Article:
We are honored to work alongside Marietta City Schools to create a language-centered ecosystem and learning environment for children from birth to third grade. The goal of the “Literacy and Justice for All” grant is to use a community-wide commitment to the Science of Reading to empower every child in Marietta to be a proficient reader by the end of third grade. This work is critically important as schools address both the significant learning loss resulting from the pandemic and the gaps in opportunity that often occur around literacy in our communities. Marietta-based investments from the United Way includes teaching resources, trauma-informed training, professional development, social-emotional learning, community programming, early learning opportunities, personnel, and evaluation.
The collective goal is not to “beat the odds” for a small number of children, but to change the odds for every child. The Cobb Collaborative leads “Literacy Ambassador” volunteers from each of Marietta City Schools elementary campus. Ambassadors share their unique perspectives as parents, family members, and caregivers of current students and are a “trusted voice” to their peers. Ambassadors are champions for their school, Marietta City Schools, and the Literacy & Justice For All initiative. They are an integral piece of the process of bringing educators and community leaders together to tackle the issue of literacy and helping every child be on a path of reading proficiency and ultimately to leading a life of self-determination.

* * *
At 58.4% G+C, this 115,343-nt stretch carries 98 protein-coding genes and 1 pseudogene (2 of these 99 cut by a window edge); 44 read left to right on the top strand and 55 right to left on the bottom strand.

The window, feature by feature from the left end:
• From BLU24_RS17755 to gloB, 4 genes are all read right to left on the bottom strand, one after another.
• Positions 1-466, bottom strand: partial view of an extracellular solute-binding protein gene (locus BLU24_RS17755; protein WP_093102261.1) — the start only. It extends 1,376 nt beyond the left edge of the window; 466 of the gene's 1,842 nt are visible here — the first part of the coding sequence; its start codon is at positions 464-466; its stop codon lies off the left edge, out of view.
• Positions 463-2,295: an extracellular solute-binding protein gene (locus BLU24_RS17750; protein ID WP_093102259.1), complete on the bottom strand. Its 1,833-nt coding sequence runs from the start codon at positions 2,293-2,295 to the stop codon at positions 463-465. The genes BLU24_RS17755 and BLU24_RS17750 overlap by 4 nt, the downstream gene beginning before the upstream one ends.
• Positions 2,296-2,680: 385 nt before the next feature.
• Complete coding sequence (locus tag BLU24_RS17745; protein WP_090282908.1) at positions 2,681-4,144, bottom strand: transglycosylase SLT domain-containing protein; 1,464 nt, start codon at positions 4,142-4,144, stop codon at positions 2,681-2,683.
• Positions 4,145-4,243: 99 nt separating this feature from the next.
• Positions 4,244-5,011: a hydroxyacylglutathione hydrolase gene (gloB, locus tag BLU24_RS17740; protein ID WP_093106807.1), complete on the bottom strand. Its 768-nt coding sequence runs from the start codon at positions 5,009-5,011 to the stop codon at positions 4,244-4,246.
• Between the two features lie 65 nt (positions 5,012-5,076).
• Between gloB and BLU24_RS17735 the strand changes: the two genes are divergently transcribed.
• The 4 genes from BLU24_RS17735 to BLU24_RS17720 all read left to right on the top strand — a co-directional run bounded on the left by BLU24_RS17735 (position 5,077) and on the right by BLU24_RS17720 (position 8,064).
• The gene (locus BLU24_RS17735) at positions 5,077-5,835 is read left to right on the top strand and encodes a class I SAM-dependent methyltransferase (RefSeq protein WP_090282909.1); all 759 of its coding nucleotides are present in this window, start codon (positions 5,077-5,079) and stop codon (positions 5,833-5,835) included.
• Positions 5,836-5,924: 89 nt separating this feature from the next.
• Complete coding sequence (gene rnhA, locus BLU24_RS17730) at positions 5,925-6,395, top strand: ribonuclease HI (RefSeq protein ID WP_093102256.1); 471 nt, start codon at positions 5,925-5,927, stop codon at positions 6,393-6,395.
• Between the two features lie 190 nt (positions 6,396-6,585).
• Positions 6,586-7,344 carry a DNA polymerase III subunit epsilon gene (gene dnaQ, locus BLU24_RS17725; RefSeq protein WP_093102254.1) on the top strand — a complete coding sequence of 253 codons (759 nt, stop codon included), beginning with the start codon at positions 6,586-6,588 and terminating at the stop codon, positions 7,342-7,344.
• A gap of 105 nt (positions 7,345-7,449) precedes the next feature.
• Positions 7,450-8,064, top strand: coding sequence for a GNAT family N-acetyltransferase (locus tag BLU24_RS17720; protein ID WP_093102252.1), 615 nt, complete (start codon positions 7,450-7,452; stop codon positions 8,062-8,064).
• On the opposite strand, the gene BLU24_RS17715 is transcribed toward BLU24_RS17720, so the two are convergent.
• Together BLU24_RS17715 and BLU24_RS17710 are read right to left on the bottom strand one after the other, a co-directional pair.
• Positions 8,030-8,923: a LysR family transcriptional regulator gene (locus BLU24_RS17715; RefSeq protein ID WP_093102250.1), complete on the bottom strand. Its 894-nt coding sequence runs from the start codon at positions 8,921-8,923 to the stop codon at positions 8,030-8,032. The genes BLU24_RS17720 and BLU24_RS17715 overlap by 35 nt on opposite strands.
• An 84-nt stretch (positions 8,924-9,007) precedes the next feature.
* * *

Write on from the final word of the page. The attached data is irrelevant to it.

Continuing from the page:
“Pop Up” Book Giveaways
We enjoy collecting gently loved books and distributing them at community events, restocking our Little Free Libraries and building classroom libraries for teachers. The Collaborative distributed 5,123 books in the past year. We invite anyone who is cleaning out bookshelves to keep us in mind if you have children’s books. We’ll be happy to redeploy those! Many low-income neighborhoods are “book deserts,” meaning that it is difficult to access children’s books. Books develop and nourish children’s imaginations, expanding their worlds. They create questions and provide answers. Books inspire us.
The Cobb Collaborative is a membership of nonprofit organizations, local government, businesses, faith-based organizations, educational institutions, professional organizations, associations, and residents who share ideas, expertise, and resources to improve outcomes for children and families in Cobb. Visit www.cobbcollaborative.org to learn more.